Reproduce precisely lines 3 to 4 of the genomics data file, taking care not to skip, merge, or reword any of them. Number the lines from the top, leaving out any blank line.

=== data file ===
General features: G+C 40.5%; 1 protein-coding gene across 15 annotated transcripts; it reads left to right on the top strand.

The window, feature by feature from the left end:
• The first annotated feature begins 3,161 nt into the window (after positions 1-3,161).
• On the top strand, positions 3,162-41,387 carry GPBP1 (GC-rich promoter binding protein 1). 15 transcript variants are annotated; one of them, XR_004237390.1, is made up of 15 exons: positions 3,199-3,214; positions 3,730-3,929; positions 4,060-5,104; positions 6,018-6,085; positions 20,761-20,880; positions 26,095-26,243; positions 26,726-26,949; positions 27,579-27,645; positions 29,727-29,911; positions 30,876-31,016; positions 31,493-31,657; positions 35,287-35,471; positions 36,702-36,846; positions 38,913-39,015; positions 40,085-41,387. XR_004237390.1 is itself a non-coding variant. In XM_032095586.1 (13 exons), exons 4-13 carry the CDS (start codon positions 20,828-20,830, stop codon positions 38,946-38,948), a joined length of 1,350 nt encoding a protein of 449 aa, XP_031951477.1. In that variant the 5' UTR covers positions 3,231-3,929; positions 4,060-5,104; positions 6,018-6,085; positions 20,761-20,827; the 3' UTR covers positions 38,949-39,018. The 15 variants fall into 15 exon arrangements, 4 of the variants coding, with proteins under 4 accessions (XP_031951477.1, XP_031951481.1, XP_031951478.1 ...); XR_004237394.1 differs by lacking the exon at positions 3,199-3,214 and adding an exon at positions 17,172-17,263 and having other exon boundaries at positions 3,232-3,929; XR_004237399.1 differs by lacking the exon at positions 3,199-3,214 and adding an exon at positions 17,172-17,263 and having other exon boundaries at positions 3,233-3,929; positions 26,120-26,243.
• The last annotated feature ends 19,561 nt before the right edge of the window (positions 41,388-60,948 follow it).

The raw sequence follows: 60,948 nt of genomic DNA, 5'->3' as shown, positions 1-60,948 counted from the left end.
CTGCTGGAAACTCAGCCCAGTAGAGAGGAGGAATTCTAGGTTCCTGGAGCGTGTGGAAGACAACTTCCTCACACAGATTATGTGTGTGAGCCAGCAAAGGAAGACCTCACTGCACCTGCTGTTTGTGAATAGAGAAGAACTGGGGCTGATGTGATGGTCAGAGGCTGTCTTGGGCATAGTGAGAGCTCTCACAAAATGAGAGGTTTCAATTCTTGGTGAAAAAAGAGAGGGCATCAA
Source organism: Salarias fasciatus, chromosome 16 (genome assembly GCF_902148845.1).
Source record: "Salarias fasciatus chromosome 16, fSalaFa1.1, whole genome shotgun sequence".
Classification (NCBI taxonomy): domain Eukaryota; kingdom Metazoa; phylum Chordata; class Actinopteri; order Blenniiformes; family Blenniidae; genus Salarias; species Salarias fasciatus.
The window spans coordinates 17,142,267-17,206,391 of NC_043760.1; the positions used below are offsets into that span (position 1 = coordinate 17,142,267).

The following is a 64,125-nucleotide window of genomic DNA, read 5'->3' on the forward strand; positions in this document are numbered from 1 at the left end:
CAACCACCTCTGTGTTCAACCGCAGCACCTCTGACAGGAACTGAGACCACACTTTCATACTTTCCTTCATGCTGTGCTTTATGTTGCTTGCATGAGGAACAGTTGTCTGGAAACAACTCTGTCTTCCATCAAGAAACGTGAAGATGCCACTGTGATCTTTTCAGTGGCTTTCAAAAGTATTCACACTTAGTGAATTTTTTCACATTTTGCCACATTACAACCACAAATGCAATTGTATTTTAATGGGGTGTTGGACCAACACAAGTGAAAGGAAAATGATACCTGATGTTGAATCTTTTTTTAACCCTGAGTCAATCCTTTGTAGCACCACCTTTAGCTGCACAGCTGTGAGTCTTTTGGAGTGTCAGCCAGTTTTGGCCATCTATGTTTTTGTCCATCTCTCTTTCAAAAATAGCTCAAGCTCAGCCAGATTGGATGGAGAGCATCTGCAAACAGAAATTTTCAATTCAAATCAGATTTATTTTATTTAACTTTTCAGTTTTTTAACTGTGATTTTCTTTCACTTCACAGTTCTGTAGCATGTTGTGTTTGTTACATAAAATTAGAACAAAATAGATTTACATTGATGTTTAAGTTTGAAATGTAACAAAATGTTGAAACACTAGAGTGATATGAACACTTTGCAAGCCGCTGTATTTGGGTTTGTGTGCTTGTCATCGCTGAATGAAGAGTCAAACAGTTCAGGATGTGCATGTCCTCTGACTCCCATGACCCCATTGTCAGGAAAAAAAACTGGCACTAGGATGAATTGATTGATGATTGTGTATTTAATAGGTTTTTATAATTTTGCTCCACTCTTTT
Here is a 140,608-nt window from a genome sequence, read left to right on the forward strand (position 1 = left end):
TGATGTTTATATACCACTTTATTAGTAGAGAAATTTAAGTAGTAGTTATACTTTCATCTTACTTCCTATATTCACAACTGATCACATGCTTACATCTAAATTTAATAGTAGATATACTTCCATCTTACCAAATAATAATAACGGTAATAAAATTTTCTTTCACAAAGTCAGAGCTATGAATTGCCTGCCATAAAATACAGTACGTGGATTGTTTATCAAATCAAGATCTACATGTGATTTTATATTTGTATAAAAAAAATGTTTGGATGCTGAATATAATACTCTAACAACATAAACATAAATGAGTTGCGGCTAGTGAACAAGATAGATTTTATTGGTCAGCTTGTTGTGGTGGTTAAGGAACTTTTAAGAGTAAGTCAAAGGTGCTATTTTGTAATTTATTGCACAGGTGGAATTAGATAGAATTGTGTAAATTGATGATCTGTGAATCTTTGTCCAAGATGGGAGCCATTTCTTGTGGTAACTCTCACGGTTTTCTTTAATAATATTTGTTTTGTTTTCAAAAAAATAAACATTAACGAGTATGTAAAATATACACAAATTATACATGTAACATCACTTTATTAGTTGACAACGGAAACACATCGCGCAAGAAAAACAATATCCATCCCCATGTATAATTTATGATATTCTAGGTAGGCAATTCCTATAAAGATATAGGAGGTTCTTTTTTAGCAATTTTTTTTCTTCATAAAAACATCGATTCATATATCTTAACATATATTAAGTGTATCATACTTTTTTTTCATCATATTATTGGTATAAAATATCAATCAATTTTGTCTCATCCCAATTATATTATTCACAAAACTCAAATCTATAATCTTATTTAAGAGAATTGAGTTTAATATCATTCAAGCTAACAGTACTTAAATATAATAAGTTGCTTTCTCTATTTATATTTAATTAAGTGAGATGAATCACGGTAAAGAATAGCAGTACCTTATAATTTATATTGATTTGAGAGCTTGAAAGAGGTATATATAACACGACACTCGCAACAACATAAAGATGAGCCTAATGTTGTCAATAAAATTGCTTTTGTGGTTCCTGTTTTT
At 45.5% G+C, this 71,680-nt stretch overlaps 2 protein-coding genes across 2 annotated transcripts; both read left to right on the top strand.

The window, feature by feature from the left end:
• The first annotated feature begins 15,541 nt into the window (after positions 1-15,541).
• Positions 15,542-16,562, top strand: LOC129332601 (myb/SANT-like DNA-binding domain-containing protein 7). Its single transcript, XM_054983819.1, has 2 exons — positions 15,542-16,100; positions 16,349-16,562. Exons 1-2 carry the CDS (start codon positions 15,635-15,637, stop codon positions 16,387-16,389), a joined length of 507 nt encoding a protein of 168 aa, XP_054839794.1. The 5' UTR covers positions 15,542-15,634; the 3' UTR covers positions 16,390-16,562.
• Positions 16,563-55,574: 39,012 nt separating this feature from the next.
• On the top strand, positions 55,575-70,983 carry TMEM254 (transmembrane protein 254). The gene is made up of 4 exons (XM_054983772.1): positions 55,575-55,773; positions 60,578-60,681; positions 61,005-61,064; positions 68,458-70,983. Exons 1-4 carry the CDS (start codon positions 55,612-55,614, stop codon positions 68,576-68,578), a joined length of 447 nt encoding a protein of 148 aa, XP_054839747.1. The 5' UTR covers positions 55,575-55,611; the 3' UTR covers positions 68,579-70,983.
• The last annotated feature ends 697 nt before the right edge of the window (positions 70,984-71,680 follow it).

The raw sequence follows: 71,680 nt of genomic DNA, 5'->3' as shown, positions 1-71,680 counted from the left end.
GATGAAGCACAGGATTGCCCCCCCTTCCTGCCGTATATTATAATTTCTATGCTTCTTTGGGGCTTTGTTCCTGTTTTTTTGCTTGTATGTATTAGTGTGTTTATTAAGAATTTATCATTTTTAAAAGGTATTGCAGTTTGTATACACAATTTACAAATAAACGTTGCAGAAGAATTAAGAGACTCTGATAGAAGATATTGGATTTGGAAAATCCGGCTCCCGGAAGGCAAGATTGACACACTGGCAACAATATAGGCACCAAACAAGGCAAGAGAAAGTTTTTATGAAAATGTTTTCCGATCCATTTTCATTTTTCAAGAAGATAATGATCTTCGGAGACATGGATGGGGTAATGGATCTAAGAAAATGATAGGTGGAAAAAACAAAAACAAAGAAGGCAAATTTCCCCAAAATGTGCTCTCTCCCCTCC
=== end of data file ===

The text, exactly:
• The first annotated feature begins 3,161 nt into the window (after positions 1-3,161).
• On the top strand, positions 3,162-41,387 carry GPBP1 (GC-rich promoter binding protein 1). 15 transcript variants are annotated; one of them, XR_004237390.1, is made up of 15 exons: positions 3,199-3,214; positions 3,730-3,929; positions 4,060-5,104; positions 6,018-6,085; positions 20,761-20,880; positions 26,095-26,243; positions 26,726-26,949; positions 27,579-27,645; positions 29,727-29,911; positions 30,876-31,016; positions 31,493-31,657; positions 35,287-35,471; positions 36,702-36,846; positions 38,913-39,015; positions 40,085-41,387. XR_004237390.1 is itself a non-coding variant. In XM_032095586.1 (13 exons), exons 4-13 carry the CDS (start codon positions 20,828-20,830, stop codon positions 38,946-38,948), a joined length of 1,350 nt encoding a protein of 449 aa, XP_031951477.1. In that variant the 5' UTR covers positions 3,231-3,929; positions 4,060-5,104; positions 6,018-6,085; positions 20,761-20,827; the 3' UTR covers positions 38,949-39,018. The 15 variants fall into 15 exon arrangements, 4 of the variants coding, with proteins under 4 accessions (XP_031951477.1, XP_031951481.1, XP_031951478.1 ...); XR_004237394.1 differs by lacking the exon at positions 3,199-3,214 and adding an exon at positions 17,172-17,263 and having other exon boundaries at positions 3,232-3,929; XR_004237399.1 differs by lacking the exon at positions 3,199-3,214 and adding an exon at positions 17,172-17,263 and having other exon boundaries at positions 3,233-3,929; positions 26,120-26,243.